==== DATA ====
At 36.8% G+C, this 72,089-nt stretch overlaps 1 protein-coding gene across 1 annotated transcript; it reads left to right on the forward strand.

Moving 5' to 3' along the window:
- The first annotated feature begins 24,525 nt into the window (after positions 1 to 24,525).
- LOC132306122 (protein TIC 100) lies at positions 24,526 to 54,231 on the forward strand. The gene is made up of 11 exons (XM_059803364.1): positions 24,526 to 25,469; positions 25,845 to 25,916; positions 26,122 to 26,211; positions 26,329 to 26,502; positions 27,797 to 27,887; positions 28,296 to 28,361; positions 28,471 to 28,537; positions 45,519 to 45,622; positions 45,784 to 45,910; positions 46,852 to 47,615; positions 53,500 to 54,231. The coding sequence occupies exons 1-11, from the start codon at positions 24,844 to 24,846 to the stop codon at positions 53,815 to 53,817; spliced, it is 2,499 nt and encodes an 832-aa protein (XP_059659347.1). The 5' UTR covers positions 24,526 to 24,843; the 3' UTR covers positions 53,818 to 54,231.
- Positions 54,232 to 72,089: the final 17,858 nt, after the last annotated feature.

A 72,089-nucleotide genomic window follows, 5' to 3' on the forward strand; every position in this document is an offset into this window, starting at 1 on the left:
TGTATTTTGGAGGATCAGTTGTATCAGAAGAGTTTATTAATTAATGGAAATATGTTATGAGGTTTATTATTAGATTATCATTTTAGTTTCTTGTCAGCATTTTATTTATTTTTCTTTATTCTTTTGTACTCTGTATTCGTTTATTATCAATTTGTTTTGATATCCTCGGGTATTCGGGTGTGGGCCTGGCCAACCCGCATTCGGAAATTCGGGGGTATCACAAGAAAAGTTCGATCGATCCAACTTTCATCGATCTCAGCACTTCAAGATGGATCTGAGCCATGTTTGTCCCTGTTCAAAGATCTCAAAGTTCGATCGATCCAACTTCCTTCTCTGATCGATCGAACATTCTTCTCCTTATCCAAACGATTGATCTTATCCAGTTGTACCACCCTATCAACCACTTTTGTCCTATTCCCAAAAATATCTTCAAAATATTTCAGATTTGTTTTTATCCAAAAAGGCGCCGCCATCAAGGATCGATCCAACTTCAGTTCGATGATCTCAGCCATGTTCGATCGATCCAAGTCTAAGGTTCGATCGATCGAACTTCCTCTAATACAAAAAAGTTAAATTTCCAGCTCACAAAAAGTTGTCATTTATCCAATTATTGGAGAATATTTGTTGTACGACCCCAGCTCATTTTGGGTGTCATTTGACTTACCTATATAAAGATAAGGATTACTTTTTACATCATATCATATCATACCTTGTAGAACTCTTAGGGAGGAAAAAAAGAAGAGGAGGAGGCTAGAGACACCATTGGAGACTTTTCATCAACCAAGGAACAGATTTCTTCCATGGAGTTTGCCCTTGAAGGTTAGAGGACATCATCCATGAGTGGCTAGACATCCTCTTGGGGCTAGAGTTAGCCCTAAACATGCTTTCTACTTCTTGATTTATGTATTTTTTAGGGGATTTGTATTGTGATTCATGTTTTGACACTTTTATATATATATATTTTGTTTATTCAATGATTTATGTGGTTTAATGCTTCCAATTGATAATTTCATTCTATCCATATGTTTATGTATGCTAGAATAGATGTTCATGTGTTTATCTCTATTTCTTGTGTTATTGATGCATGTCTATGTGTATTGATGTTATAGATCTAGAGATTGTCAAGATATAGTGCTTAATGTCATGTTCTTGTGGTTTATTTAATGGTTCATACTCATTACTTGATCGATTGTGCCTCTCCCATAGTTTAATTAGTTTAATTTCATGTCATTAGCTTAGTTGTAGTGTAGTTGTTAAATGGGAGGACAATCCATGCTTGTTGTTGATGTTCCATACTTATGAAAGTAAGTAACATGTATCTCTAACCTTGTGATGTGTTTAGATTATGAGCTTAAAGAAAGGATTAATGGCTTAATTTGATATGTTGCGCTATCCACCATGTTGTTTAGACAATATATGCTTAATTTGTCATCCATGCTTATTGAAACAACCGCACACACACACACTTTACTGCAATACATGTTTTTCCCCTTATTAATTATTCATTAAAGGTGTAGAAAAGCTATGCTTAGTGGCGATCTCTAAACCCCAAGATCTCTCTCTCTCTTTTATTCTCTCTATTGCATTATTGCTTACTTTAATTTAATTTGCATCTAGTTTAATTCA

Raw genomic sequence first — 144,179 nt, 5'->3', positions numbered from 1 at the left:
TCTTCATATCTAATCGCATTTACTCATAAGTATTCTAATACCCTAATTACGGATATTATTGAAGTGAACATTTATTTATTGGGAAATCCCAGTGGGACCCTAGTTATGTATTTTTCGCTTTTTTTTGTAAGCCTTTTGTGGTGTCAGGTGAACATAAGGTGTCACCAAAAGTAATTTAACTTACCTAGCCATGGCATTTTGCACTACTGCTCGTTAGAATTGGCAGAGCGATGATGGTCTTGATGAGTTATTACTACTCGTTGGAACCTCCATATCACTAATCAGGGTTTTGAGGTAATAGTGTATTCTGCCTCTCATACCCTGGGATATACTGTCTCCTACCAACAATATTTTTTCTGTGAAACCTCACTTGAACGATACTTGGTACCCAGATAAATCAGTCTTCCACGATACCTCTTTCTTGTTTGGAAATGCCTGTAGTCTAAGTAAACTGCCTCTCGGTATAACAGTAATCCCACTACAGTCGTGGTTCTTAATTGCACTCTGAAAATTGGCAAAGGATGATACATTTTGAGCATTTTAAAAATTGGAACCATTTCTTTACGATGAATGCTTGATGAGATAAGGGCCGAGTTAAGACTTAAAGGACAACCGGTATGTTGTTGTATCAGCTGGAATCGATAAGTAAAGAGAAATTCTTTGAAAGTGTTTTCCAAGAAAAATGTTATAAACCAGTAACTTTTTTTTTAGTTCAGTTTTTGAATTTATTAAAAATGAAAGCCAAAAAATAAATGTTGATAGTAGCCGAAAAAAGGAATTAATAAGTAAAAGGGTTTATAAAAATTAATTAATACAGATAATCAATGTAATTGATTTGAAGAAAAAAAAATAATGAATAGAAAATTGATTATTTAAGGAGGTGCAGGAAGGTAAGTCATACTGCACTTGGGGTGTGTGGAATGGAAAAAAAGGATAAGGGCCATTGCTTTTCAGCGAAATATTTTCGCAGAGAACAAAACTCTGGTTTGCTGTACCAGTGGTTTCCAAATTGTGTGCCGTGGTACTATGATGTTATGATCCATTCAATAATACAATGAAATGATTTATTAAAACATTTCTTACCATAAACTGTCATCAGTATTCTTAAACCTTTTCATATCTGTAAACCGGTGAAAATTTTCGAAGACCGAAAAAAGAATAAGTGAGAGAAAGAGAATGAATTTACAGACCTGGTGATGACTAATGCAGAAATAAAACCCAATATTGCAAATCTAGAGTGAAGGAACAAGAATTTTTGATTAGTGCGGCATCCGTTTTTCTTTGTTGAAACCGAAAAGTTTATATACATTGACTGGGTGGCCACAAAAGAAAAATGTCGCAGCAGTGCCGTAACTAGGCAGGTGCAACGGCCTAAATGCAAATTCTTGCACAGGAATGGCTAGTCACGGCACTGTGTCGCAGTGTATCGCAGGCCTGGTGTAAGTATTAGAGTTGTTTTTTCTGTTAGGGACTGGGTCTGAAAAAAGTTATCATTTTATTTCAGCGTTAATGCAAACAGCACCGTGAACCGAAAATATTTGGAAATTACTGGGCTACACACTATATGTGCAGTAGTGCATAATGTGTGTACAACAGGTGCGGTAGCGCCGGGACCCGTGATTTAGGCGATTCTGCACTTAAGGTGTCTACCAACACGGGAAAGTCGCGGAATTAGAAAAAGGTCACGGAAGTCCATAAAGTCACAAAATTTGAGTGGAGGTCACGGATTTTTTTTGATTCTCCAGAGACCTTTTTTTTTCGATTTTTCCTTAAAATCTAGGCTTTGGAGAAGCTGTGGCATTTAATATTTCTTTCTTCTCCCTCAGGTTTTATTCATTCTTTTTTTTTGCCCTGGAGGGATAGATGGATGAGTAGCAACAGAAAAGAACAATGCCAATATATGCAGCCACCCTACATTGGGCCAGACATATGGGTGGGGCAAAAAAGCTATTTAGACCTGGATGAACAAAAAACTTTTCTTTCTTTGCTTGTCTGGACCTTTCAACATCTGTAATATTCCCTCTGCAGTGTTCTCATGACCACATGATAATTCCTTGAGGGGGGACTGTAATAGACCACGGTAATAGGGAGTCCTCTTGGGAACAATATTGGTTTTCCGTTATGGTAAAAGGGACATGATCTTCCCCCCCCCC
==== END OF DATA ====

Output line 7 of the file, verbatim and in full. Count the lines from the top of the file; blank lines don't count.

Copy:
TGTATTTTGGAGGATCAGTTGTATCAGAAGAGTTTATTAATTAATGGAAATATGTTATGAGGTTTATTATTAGATTATCATTTTAGTTTCTTGTCAGCATTTTATTTATTTTTCTTTATTCTTTTGTACTCTGTATTCGTTTATTATCAATTTGTTTTGATATCCTCGGGTATTCGGGTGTGGGCCTGGCCAACCCGCATTCGGAAATTCGGGGGTATCACAAGAAAAGTTCGATCGATCCAACTTTCATCGATCTCAGCACTTCAAGATGGATCTGAGCCATGTTTGTCCCTGTTCAAAGATCTCAAAGTTCGATCGATCCAACTTCCTTCTCTGATCGATCGAACATTCTTCTCCTTATCCAAACGATTGATCTTATCCAGTTGTACCACCCTATCAACCACTTTTGTCCTATTCCCAAAAATATCTTCAAAATATTTCAGATTTGTTTTTATCCAAAAAGGCGCCGCCATCAAGGATCGATCCAACTTCAGTTCGATGATCTCAGCCATGTTCGATCGATCCAAGTCTAAGGTTCGATCGATCGAACTTCCTCTAATACAAAAAAGTTAAATTTCCAGCTCACAAAAAGTTGTCATTTATCCAATTATTGGAGAATATTTGTTGTACGACCCCAGCTCATTTTGGGTGTCATTTGACTTACCTATATAAAGATAAGGATTACTTTTTACATCATATCATATCATACCTTGTAGAACTCTTAGGGAGGAAAAAAAGAAGAGGAGGAGGCTAGAGACACCATTGGAGACTTTTCATCAACCAAGGAACAGATTTCTTCCATGGAGTTTGCCCTTGAAGGTTAGAGGACATCATCCATGAGTGGCTAGACATCCTCTTGGGGCTAGAGTTAGCCCTAAACATGCTTTCTACTTCTTGATTTATGTATTTTTTAGGGGATTTGTATTGTGATTCATGTTTTGACACTTTTATATATATATATTTTGTTTATTCAATGATTTATGTGGTTTAATGCTTCCAATTGATAATTTCATTCTATCCATATGTTTATGTATGCTAGAATAGATGTTCATGTGTTTATCTCTATTTCTTGTGTTATTGATGCATGTCTATGTGTATTGATGTTATAGATCTAGAGATTGTCAAGATATAGTGCTTAATGTCATGTTCTTGTGGTTTATTTAATGGTTCATACTCATTACTTGATCGATTGTGCCTCTCCCATAGTTTAATTAGTTTAATTTCATGTCATTAGCTTAGTTGTAGTGTAGTTGTTAAATGGGAGGACAATCCATGCTTGTTGTTGATGTTCCATACTTATGAAAGTAAGTAACATGTATCTCTAACCTTGTGATGTGTTTAGATTATGAGCTTAAAGAAAGGATTAATGGCTTAATTTGATATGTTGCGCTATCCACCATGTTGTTTAGACAATATATGCTTAATTTGTCATCCATGCTTATTGAAACAACCGCACACACACACACTTTACTGCAATACATGTTTTTCCCCTTATTAATTATTCATTAAAGGTGTAGAAAAGCTATGCTTAGTGGCGATCTCTAAACCCCAAGATCTCTCTCTCTCTTTTATTCTCTCTATTGCATTATTGCTTACTTTAATTTAATTTGCATCTAGTTTAATTCA